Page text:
Hilton’s Odawara Resort & Spa, tucked away in Kanagawa Prefecture’s southwestern Odawara City, is offering something that you and your children simply can’t refuse: the opportunity for them to participate in special ninja training during your brief stay at the hotel!
Dmitri Shostakovich wrote his Symphony No. 5 in D minor at a time of great tension in Soviet Russia. The looming threat of World War II was nothing compared to the Great Purge being conducted by Joseph Stalin in which 1,000 people were executed each day. Shostakovich too felt he was in the crosshairs for his previous “subversive” works.
And so it was something of a musical miracle that his Symphony No. 5 was unanimously well received by both the government and survivors of their brutality alike. Still today conductors and their orchestras struggle to properly capture all of the emotions such as irony, sympathy, and pride that Shostakovich may or may not have intentionally layered in this rich piece.
Taking a crack at it here are the kids of Isesaki Asuka Primary School’s kindergarten class. To see whether they succeed is up to you, but I think we can all agree that they’re not just good for a kindergarten class – they’re just good.
When we think of superheroes or other magical beings with fast-healing abilities, we rarely think of children. But if you’ve seen a toddler fall, smack itself in the face, cry for a few seconds, and then run off giggling, you might realize that we’re looking for our superpowered guardians in the wrong age groups.
Of course, that’s not to say that children aren’t vulnerable to all sorts of injury, and we most definitely need to be careful with them! It’s just that they seem to have a strange resiliency that’s somewhat rare in adult humans. Take, for example, this three-year-old who fell out of a window last week, hit a parked car, and then just walked the whole thing off!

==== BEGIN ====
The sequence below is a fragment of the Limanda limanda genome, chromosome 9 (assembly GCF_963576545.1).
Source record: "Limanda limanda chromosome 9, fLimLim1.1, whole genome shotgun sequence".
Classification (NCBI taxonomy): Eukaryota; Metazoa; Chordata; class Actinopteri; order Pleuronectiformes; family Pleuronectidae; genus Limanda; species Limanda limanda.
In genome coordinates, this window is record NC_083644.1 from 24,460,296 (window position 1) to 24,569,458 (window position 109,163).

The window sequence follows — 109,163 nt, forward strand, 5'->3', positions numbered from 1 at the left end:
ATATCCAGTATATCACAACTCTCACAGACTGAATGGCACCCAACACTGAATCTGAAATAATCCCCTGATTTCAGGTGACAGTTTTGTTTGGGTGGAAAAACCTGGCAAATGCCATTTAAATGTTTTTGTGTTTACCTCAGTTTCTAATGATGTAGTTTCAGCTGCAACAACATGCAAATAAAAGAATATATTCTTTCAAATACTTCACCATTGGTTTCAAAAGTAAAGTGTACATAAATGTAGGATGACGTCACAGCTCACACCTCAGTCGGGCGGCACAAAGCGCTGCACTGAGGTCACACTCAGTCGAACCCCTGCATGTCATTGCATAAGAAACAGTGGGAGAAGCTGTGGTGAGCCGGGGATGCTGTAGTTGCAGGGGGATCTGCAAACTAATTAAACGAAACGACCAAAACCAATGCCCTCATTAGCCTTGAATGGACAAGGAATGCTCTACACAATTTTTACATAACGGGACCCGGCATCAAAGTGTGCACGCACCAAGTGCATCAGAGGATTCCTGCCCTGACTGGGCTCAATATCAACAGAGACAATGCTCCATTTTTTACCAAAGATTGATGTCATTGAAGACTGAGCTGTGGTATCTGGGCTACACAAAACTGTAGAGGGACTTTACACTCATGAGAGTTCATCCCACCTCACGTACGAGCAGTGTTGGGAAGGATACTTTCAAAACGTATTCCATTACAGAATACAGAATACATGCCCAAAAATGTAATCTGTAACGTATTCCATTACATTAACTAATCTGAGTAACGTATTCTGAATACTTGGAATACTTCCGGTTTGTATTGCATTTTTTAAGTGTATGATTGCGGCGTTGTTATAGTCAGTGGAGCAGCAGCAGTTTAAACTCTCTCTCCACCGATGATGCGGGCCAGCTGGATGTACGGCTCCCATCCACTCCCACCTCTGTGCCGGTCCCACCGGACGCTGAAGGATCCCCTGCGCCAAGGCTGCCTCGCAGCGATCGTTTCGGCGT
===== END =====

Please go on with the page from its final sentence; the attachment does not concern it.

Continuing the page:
In many cultures, it’s common for parents to name children after a relative, or sometimes even themselves. My dad, oldest brother, and nephew, for example, all have the exact same name, which is pretty convenient when my mom wants to call them all for dinner at the same time.
Japan, though, doesn’t have this sort of custom, which means parents’ options are wide-open when picking out a name for their kids. Given this sort of freedom, a recently conducted survey asked Japanese respondents the following question: If you were going to name your baby after a manga character, who would it be?
Not so long ago, the norm in Japanese society was for the husband to work and the mother to stay at home to take care of the children. After retirement, should the couple become too old to care for themselves, they would generally move in with their youngest son, whose wife would take on the responsibility of looking after them along with her own children.
These days, though, families are getting smaller, and more mothers are working outside the home. As such, the numbers of both senior centers and daycare providers are on the rise. But rather than keep their two groups of charges separate, some facilities are giving them opportunities to mingle in something called yoro shisetsu, institutions where the very young and elderly interact and share experiences that let them both see that the beauty of life has neither a minimum age nor an expiration date.
What does one need in order to be a hero? Could it be a strong buff body, supernatural abilities, fancy gadgets or extraordinary intellect? Perhaps none of the above.
While adults in the world are busy fighting and hurting each other, a little girl in China’s Sichuan Province saved a friend from drowning with her bare hands and a strong passionate heart. Read her heroic tale after the jump!